His name was U. Balakrishnan. I was in 11th grade at the Keshav Memorial High School in Hyderabad, India, when I became his student. He was to be my English teacher for the next two years. I never knew what the U in his name stood for. I was first told about him by my elder brother Prabhakar, who was his student.
“There are two English teachers,” he said. “Mr. Sethumadhav Rao and Mr. Balakrishnan. I hope you get Mr. Balakrishnan.”
Mr. Balakrishnan taught only the Section A of the grade. In India, every grade had two sections, at least when I was a student. Section A and Section B. Students in the upper half of the ranking were assigned to Section A, which is where I was. It was an all-boys school.
As my brother said, Mr. Balakrishnan was an unforgettable character, and he influenced my life in many ways. He was from Kerala, a region in South India with people of dark skin and a heavy English accent with traces of the Tamil language. But Mr. Balakrishnan did not fit the norm. He was fair-skinned and spoke without a southern accent. He had sharp features, thin dark hair that was neatly parted in the middle and combed back, and a pointed nose.
He always wore clean vanilla-colored suits, starched white shirts, and regimental striped ties. He had a graceful walk and always covered his nose with a handkerchief to prevent dust from the streets from getting in his nostrils. He was a stickler for personal hygiene and a well-groomed appearance. He would throw fits if he saw any student pick his nose.
Mr. Balakrishnan lived alone in a rented room at the Barkat Pura YMCA, within walking distance from our high school. He was a bachelor. I had heard that the only relative he had was a sister living in Secunderabad, a suburb of Hyderabad. Some students would make snide remarks about his lifestyle, inferring things that were not comprehensible to me at that time. Still, he was my hero and I did not care what anyone had to say.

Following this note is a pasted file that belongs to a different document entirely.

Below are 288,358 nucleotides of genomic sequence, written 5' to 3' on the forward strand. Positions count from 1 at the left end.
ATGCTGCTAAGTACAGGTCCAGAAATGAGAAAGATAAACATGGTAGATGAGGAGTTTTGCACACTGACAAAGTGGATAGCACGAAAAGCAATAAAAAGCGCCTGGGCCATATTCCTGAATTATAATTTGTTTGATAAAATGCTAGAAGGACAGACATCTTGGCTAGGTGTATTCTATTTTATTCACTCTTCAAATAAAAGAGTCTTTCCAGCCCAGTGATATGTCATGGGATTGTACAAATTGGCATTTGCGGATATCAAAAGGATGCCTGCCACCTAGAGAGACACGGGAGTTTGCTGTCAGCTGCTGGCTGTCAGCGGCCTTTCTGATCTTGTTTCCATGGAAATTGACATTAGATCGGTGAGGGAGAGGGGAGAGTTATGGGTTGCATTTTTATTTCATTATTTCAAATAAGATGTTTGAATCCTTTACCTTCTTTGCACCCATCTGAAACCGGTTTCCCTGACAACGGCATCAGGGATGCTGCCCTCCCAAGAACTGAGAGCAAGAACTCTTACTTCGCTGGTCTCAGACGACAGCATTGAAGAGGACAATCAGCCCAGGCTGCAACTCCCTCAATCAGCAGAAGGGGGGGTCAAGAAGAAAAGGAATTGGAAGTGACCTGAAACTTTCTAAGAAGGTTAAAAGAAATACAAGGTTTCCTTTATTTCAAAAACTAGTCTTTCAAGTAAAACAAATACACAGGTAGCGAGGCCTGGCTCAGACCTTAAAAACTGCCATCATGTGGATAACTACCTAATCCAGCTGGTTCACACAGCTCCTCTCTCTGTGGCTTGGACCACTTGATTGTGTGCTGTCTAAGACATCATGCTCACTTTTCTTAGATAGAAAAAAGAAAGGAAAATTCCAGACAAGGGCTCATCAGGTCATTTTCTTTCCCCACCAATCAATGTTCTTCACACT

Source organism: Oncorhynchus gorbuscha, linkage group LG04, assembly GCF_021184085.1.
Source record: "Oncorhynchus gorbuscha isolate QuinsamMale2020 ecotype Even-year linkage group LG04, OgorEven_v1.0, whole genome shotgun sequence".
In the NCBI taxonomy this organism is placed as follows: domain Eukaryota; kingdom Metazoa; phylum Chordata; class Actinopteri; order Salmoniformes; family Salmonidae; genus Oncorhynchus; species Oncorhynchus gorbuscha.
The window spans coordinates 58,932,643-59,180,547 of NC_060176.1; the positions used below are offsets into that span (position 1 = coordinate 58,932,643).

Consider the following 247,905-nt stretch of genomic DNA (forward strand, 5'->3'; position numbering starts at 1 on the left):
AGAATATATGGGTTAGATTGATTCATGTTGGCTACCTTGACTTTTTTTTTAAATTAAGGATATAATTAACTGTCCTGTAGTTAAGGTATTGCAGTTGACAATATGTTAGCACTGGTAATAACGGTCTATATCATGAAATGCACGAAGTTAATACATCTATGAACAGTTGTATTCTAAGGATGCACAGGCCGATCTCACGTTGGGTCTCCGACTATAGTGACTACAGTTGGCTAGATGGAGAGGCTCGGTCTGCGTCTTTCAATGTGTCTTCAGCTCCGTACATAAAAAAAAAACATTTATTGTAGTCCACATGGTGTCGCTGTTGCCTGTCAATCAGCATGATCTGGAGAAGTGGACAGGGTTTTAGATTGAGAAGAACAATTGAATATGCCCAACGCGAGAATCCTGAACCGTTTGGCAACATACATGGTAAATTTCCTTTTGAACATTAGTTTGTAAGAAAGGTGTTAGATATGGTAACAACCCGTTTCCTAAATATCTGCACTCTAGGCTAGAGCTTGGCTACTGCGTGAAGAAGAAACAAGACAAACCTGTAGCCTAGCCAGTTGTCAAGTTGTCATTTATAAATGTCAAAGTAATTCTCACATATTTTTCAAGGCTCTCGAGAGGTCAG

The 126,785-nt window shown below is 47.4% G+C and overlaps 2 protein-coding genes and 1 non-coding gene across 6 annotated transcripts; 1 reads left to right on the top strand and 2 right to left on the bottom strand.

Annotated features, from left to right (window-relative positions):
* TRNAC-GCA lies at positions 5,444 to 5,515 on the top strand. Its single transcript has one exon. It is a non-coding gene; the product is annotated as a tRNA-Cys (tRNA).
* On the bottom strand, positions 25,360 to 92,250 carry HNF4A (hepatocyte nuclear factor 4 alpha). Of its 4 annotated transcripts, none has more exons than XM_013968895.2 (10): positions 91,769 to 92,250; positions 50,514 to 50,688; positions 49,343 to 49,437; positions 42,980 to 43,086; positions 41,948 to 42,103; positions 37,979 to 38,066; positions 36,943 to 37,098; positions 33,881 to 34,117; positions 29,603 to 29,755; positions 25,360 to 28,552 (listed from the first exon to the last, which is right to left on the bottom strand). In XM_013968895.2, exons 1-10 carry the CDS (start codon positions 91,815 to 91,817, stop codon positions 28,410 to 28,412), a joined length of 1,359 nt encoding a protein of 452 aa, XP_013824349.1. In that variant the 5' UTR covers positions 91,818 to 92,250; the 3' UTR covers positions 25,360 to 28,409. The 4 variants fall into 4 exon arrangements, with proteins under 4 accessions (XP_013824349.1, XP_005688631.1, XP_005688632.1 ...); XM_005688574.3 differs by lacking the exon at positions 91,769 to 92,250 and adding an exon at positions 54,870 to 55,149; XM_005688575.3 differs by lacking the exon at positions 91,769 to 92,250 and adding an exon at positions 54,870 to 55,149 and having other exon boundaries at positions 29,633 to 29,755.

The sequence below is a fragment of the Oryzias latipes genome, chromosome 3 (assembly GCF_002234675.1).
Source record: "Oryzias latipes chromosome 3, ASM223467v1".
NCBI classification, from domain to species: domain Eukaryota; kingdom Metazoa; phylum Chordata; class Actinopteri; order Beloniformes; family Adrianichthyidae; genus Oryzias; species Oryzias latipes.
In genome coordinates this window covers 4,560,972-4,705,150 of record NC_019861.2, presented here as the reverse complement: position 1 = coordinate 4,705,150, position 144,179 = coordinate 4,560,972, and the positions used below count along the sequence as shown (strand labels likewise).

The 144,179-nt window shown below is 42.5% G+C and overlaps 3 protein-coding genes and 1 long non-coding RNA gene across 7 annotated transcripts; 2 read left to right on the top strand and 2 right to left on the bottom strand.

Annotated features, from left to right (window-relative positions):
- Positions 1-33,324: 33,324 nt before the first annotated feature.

I liked some other teachers as well. Mr. Mashalkar and Mr. Jawalekar, who both taught mathematics. Mr. Mashalkar gave me and two other students, Ambadas and Surendra, a special advanced class in summer so we would be prepared and be ahead of the other students. This was all good, but I had a special affection for Mr. Balakrishnan.
Mr. Balakrishnan had a passion for teaching the English language. We had to study two books for our English course. One had classic essays and poems. This was supplemented by a “non-detailed” study. These were typically classic novels such as The Knights of the Round Table and Ivanhoe.
The non-detailed study was meant to introduce the students to works of classic literature. When teaching these, Mr. Balakrishnan would never even open the book. With Ivanhoe, for example, he would go over to the blackboard – I could almost feel the adrenaline running in his veins. On the left corner of the board, he would write “Rebecca,” in the middle “Ivanhoe,” in the right corner “Rowena,“ and the names of many other characters in between.